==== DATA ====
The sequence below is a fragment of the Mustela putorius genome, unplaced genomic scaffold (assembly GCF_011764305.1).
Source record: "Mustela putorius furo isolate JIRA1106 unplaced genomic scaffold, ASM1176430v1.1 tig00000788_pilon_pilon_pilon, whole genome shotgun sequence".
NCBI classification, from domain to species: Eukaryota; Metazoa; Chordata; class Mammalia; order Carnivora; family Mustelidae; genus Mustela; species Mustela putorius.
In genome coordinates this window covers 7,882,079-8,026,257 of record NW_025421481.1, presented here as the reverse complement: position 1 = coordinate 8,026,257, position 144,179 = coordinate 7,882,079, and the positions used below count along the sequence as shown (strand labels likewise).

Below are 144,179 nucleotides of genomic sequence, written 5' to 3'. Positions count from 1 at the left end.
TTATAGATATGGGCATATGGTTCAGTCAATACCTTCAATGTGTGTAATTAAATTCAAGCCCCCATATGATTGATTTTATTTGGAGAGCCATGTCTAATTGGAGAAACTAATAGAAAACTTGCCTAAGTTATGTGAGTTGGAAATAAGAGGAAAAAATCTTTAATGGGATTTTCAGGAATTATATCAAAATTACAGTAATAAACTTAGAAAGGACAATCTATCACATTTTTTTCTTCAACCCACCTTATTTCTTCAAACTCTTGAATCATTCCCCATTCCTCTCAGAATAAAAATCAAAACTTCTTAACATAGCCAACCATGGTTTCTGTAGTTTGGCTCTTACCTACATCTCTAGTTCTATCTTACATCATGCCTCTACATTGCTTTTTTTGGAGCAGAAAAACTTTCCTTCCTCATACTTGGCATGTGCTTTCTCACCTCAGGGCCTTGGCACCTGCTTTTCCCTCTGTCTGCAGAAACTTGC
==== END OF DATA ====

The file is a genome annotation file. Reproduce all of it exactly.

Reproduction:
The sequence below is a fragment of the Mustela putorius genome, unplaced genomic scaffold (assembly GCF_011764305.1).
Source record: "Mustela putorius furo isolate JIRA1106 unplaced genomic scaffold, ASM1176430v1.1 tig00000788_pilon_pilon_pilon, whole genome shotgun sequence".
NCBI classification, from domain to species: Eukaryota; Metazoa; Chordata; class Mammalia; order Carnivora; family Mustelidae; genus Mustela; species Mustela putorius.
In genome coordinates this window covers 7,882,079-8,026,257 of record NW_025421481.1, presented here as the reverse complement: position 1 = coordinate 8,026,257, position 144,179 = coordinate 7,882,079, and the positions used below count along the sequence as shown (strand labels likewise).

Below are 144,179 nucleotides of genomic sequence, written 5' to 3'. Positions count from 1 at the left end.
TTATAGATATGGGCATATGGTTCAGTCAATACCTTCAATGTGTGTAATTAAATTCAAGCCCCCATATGATTGATTTTATTTGGAGAGCCATGTCTAATTGGAGAAACTAATAGAAAACTTGCCTAAGTTATGTGAGTTGGAAATAAGAGGAAAAAATCTTTAATGGGATTTTCAGGAATTATATCAAAATTACAGTAATAAACTTAGAAAGGACAATCTATCACATTTTTTTCTTCAACCCACCTTATTTCTTCAAACTCTTGAATCATTCCCCATTCCTCTCAGAATAAAAATCAAAACTTCTTAACATAGCCAACCATGGTTTCTGTAGTTTGGCTCTTACCTACATCTCTAGTTCTATCTTACATCATGCCTCTACATTGCTTTTTTTGGAGCAGAAAAACTTTCCTTCCTCATACTTGGCATGTGCTTTCTCACCTCAGGGCCTTGGCACCTGCTTTTCCCTCTGTCTGCAGAAACTTGC